An indoor shower is an essential tool for the contemporary home. The alternative to showering is taking a bath, which is a great option, but only when you have the time to soak and enjoy it. Showers are also much more environmentally friendly because they use fewer gallons of water and require less energy to heat than traditional bathtubs.
You probably don't think too much about the inner workings of a shower since it is so common, but understanding that it is an open water source in the home goes a long way in appreciating their design. In order to keep the water contained, a shower must have a good drain system and a wall/floor surface that is impervious to the regular exposure of water. To help contain this water, showers are either located in a bathtub or have a dedicated pan for collection.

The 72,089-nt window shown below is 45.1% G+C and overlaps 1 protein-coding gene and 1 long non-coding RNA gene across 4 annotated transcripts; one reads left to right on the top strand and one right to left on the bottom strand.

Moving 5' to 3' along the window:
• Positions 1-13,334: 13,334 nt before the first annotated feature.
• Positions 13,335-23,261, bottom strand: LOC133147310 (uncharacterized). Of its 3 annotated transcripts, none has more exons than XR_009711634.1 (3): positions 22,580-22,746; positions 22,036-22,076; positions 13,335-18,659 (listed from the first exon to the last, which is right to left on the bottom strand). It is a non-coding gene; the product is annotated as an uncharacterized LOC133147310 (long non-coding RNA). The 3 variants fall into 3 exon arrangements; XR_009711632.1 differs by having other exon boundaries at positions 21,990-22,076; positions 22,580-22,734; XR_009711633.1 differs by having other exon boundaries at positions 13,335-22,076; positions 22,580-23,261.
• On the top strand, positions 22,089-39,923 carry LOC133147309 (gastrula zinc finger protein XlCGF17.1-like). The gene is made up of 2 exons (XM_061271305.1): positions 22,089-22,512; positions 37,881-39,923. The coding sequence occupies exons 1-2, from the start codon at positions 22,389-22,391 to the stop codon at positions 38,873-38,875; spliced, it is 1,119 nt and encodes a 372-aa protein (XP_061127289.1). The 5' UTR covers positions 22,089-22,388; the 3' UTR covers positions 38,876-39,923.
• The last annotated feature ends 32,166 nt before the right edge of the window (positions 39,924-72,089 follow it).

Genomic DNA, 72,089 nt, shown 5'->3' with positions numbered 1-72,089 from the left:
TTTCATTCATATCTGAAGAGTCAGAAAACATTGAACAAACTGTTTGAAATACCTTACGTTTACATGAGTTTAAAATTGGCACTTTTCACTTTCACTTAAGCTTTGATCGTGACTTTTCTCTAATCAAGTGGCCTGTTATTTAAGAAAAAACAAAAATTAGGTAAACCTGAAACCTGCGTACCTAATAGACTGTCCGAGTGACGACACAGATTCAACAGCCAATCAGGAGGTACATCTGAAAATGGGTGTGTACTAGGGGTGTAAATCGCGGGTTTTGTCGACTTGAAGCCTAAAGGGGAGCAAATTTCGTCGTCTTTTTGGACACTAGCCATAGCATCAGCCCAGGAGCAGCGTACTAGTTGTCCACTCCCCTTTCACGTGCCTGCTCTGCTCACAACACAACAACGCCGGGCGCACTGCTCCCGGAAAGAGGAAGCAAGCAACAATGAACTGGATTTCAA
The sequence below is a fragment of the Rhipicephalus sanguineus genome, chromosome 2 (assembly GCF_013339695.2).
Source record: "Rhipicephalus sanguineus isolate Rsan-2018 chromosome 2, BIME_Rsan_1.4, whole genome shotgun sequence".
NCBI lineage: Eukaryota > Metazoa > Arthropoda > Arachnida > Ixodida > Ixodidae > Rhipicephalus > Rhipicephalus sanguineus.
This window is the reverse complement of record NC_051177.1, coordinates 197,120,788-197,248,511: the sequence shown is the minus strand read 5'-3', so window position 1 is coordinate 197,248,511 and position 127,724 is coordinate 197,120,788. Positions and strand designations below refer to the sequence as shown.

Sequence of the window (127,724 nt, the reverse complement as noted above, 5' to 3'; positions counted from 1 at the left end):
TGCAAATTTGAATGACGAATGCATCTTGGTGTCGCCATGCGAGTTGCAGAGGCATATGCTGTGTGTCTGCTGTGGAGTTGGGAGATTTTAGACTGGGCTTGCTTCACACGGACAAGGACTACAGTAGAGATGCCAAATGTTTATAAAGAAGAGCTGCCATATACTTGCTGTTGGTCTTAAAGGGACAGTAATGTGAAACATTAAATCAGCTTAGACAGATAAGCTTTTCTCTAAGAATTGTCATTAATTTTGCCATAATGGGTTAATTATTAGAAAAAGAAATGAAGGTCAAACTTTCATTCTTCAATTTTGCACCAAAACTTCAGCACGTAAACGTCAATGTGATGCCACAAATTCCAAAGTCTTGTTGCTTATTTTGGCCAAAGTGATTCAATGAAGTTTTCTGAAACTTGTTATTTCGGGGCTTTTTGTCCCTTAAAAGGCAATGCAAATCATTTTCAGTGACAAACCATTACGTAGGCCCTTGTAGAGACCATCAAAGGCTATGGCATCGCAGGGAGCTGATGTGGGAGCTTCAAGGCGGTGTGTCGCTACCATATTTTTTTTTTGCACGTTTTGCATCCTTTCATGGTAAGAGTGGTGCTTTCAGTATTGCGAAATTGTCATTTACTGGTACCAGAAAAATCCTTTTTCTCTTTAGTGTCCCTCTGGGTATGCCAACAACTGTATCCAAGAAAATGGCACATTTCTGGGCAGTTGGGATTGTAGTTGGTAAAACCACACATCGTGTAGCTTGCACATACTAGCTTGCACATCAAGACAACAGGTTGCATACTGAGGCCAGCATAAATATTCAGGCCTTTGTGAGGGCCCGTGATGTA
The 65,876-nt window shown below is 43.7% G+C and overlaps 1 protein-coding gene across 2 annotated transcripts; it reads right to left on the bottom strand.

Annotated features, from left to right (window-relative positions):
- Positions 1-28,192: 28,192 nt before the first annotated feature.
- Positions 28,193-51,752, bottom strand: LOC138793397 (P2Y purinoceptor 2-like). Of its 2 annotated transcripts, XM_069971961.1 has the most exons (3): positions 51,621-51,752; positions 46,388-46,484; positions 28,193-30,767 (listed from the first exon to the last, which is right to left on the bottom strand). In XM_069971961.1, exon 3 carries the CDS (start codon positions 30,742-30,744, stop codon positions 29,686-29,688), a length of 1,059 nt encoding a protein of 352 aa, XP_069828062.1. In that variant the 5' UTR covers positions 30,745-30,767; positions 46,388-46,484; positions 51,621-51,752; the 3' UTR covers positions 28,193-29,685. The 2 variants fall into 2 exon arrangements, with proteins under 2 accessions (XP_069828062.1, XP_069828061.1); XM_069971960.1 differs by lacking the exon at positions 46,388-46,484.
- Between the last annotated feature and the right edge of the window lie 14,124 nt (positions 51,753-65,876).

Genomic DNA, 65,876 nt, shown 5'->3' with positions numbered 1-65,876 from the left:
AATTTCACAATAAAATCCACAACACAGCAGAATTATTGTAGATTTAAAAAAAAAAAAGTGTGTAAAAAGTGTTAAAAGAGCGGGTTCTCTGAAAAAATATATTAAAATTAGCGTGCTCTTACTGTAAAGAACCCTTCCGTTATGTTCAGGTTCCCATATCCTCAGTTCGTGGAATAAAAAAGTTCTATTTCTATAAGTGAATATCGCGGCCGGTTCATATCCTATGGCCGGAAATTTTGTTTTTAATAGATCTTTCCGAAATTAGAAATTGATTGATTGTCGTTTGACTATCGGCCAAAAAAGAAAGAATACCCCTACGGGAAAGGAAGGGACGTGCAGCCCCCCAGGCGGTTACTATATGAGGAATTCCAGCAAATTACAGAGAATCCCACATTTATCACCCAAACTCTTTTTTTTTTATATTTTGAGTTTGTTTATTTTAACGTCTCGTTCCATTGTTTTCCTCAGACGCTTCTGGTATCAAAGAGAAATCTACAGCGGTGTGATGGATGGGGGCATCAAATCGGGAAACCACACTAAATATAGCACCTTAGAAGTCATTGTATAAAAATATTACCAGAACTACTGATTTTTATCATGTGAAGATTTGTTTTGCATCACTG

A more friendly shower experience eliminates the perimeter curb (or small wall) that keeps the water from getting outside of the containment area. Without a curb there is no tripping hazard and the space just feels less constrained. In order to build a shower without a curb, you've got to be able to slope the entire floor towards the drain. That way, any water that escapes the immediate bathing area will not flow outside of the bathroom itself. This requires engineering the entire bathroom floor as a watertight shower pan. Curb-less showers are gaining popularity as the quest for the best bathing experience continues. In the first of this multi-part series, we'll explore the initial preparation requirements for making this happen in a master bathroom remodel.